George Harrison once said he didn’t recognize Beatle George. Newspaper reporters can only nail so much truth, not least for the limited glean of timed interview slots, after which informed guesswork as a kind of excusable act of fiction must fill in the gaps. Hence, George was and will forever remain in the picture—certainly as foundation—but Beatle George outgrew the source, becoming an endlessly canvassed product of hive-expectation. It happened to all of the Beatles, as it does all stars that achieve universal, celestial acclaim. They become cubistic: there were too many side to their profiles for them to be real.
Thus, out of the history box is returned Ram Paul; the freshly-ex-Beatle Paul who existed in 1971. If, as there will inevitably be one day, an action figure of Ram Paul, his plastic form would arrive with painted on beard, boasting an Aran sweater, complete with a limited edition Old English Sheepdog accessory. Because, with something rotten in the state of Apple, Ram Paul was the one who escaped to the Scottish outlands, to clear his head smoking dope and writing songs. Ironically, though, given how so much is known and invariably regurgitated about Paul McCartney, forensic as the music media industry has become over the last three decades, Ram has managed to remain the least known of all his works. Generally discussed or presented as little more than a narrative link between the end of the Fabs and the unfurling of Wings. Until now that is, given that Ram has finally been allocated its fair share of the Beatles Inc marketing budget.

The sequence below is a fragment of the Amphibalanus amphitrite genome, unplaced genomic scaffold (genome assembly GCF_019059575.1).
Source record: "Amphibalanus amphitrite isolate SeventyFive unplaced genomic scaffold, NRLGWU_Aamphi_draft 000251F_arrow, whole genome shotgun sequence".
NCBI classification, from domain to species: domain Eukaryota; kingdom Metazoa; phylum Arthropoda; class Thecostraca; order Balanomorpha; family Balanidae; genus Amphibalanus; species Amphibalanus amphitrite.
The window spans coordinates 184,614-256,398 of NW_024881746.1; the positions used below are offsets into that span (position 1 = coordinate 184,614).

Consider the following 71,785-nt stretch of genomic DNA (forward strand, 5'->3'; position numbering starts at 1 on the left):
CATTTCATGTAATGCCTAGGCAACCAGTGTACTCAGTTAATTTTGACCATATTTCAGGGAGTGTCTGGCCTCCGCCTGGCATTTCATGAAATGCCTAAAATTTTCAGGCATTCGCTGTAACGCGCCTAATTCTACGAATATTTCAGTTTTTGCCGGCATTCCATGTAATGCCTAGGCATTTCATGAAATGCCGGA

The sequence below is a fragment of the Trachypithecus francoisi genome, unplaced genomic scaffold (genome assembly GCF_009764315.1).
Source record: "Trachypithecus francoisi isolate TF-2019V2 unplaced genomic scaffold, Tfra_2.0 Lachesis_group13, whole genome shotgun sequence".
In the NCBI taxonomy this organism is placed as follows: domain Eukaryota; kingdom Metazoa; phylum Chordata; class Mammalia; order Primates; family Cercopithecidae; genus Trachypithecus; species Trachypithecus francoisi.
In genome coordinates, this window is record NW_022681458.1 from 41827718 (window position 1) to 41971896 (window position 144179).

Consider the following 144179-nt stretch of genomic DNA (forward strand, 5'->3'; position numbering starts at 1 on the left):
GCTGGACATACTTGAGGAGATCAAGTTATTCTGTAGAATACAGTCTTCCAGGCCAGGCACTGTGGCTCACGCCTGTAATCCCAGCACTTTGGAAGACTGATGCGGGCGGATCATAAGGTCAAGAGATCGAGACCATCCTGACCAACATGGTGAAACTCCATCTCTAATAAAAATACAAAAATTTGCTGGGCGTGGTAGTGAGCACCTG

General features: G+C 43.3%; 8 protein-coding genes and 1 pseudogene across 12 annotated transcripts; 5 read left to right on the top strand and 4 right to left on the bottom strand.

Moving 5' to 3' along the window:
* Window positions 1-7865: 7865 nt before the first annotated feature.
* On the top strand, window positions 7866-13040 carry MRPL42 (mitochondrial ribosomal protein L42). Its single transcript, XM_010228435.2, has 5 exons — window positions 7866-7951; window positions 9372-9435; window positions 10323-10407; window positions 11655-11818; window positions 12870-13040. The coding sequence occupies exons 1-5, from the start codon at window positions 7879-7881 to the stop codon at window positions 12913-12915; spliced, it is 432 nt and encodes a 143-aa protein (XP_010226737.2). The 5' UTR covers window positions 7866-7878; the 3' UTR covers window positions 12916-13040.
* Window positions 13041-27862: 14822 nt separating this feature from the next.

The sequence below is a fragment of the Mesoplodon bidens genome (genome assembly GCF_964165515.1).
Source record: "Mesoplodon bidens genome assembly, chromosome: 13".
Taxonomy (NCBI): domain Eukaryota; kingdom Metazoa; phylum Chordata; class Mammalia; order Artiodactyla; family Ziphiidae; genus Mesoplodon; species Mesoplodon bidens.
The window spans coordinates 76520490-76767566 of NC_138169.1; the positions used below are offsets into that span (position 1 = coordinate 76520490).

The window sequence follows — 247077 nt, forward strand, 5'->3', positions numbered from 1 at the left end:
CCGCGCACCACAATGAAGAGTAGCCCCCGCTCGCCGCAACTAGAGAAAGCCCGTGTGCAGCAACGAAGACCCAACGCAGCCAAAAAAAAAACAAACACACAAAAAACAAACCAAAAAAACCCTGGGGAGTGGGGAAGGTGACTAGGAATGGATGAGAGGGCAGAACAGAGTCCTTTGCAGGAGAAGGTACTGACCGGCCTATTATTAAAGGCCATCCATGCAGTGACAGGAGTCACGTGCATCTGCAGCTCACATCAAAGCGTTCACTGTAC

Often Ram is spoken of as being Macca’s angry album and certainly there’s a pleasing crispy edge to the material, suggesting that punk was indeed a long time coming (even if, as with Lennon’s “Imagine”, it’s somewhat difficult to accept the otherwise universal emotion of anger from a rich man). It’s also talked of as a home-made album. Often plugging straight into the back of the mixing desk, Paul was less concerned with the smoke and backwards mirror effects of the Beatles Abbey Road exile years. All of which are fair approximations of what went into making Ram. but not the whole picture.
Check out “Too Many People”, the opening track on the newly re-released and re-mastered album and, if you listen in on headphones, the big treat will be the collage-like cut and paste of the finished soundscape. Given how so much of our music is processed to within an inch of implosion these days—even supposedly raw and acoustic, back to basic affairs—there’s an education to be had from listening to how McCartney arranged his channels and elements in 1971.